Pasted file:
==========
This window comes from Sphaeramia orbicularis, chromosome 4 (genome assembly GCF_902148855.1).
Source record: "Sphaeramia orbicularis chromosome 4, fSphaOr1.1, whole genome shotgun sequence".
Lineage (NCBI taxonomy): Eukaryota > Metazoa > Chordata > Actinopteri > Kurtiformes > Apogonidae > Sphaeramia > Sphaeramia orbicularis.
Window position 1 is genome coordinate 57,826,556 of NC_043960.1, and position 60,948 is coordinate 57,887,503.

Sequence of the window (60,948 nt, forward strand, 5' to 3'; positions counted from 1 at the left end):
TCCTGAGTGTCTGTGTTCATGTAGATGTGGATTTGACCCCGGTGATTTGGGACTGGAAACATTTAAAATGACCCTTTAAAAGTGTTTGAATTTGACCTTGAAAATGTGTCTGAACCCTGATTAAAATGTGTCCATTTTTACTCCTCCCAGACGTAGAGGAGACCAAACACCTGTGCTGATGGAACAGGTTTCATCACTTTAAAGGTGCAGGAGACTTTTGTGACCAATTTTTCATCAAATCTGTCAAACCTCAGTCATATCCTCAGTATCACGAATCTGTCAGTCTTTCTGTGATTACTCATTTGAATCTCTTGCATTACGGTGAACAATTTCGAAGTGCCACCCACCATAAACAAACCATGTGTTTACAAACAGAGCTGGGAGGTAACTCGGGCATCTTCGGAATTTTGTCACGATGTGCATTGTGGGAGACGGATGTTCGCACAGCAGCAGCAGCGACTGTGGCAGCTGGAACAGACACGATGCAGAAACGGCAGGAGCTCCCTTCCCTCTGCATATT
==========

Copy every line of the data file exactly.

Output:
This window comes from Sphaeramia orbicularis, chromosome 4 (genome assembly GCF_902148855.1).
Source record: "Sphaeramia orbicularis chromosome 4, fSphaOr1.1, whole genome shotgun sequence".
Lineage (NCBI taxonomy): Eukaryota > Metazoa > Chordata > Actinopteri > Kurtiformes > Apogonidae > Sphaeramia > Sphaeramia orbicularis.
Window position 1 is genome coordinate 57,826,556 of NC_043960.1, and position 60,948 is coordinate 57,887,503.

Sequence of the window (60,948 nt, forward strand, 5' to 3'; positions counted from 1 at the left end):
TCCTGAGTGTCTGTGTTCATGTAGATGTGGATTTGACCCCGGTGATTTGGGACTGGAAACATTTAAAATGACCCTTTAAAAGTGTTTGAATTTGACCTTGAAAATGTGTCTGAACCCTGATTAAAATGTGTCCATTTTTACTCCTCCCAGACGTAGAGGAGACCAAACACCTGTGCTGATGGAACAGGTTTCATCACTTTAAAGGTGCAGGAGACTTTTGTGACCAATTTTTCATCAAATCTGTCAAACCTCAGTCATATCCTCAGTATCACGAATCTGTCAGTCTTTCTGTGATTACTCATTTGAATCTCTTGCATTACGGTGAACAATTTCGAAGTGCCACCCACCATAAACAAACCATGTGTTTACAAACAGAGCTGGGAGGTAACTCGGGCATCTTCGGAATTTTGTCACGATGTGCATTGTGGGAGACGGATGTTCGCACAGCAGCAGCAGCGACTGTGGCAGCTGGAACAGACACGATGCAGAAACGGCAGGAGCTCCCTTCCCTCTGCATATT